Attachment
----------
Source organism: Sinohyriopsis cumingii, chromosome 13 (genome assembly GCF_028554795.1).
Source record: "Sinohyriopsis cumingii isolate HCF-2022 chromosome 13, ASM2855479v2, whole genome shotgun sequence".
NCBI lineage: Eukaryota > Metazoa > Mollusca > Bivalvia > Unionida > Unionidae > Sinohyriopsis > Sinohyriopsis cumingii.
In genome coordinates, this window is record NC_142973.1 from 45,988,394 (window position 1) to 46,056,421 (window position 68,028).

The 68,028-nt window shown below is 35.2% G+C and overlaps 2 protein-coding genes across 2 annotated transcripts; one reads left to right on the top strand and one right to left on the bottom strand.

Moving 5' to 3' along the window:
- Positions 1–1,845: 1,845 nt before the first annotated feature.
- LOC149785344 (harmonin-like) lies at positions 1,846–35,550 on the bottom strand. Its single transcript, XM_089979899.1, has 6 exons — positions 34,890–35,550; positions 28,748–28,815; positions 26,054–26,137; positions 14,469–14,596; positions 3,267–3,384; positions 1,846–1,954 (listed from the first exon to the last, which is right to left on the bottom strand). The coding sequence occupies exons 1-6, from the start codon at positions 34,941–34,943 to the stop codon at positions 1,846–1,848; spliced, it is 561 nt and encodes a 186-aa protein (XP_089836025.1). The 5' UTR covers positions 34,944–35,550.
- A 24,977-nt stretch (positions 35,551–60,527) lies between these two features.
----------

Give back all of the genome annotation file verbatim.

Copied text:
Source organism: Sinohyriopsis cumingii, chromosome 13 (genome assembly GCF_028554795.1).
Source record: "Sinohyriopsis cumingii isolate HCF-2022 chromosome 13, ASM2855479v2, whole genome shotgun sequence".
NCBI lineage: Eukaryota > Metazoa > Mollusca > Bivalvia > Unionida > Unionidae > Sinohyriopsis > Sinohyriopsis cumingii.
In genome coordinates, this window is record NC_142973.1 from 45,988,394 (window position 1) to 46,056,421 (window position 68,028).

The 68,028-nt window shown below is 35.2% G+C and overlaps 2 protein-coding genes across 2 annotated transcripts; one reads left to right on the top strand and one right to left on the bottom strand.

Moving 5' to 3' along the window:
- Positions 1–1,845: 1,845 nt before the first annotated feature.
- LOC149785344 (harmonin-like) lies at positions 1,846–35,550 on the bottom strand. Its single transcript, XM_089979899.1, has 6 exons — positions 34,890–35,550; positions 28,748–28,815; positions 26,054–26,137; positions 14,469–14,596; positions 3,267–3,384; positions 1,846–1,954 (listed from the first exon to the last, which is right to left on the bottom strand). The coding sequence occupies exons 1-6, from the start codon at positions 34,941–34,943 to the stop codon at positions 1,846–1,848; spliced, it is 561 nt and encodes a 186-aa protein (XP_089836025.1). The 5' UTR covers positions 34,944–35,550.
- A 24,977-nt stretch (positions 35,551–60,527) lies between these two features.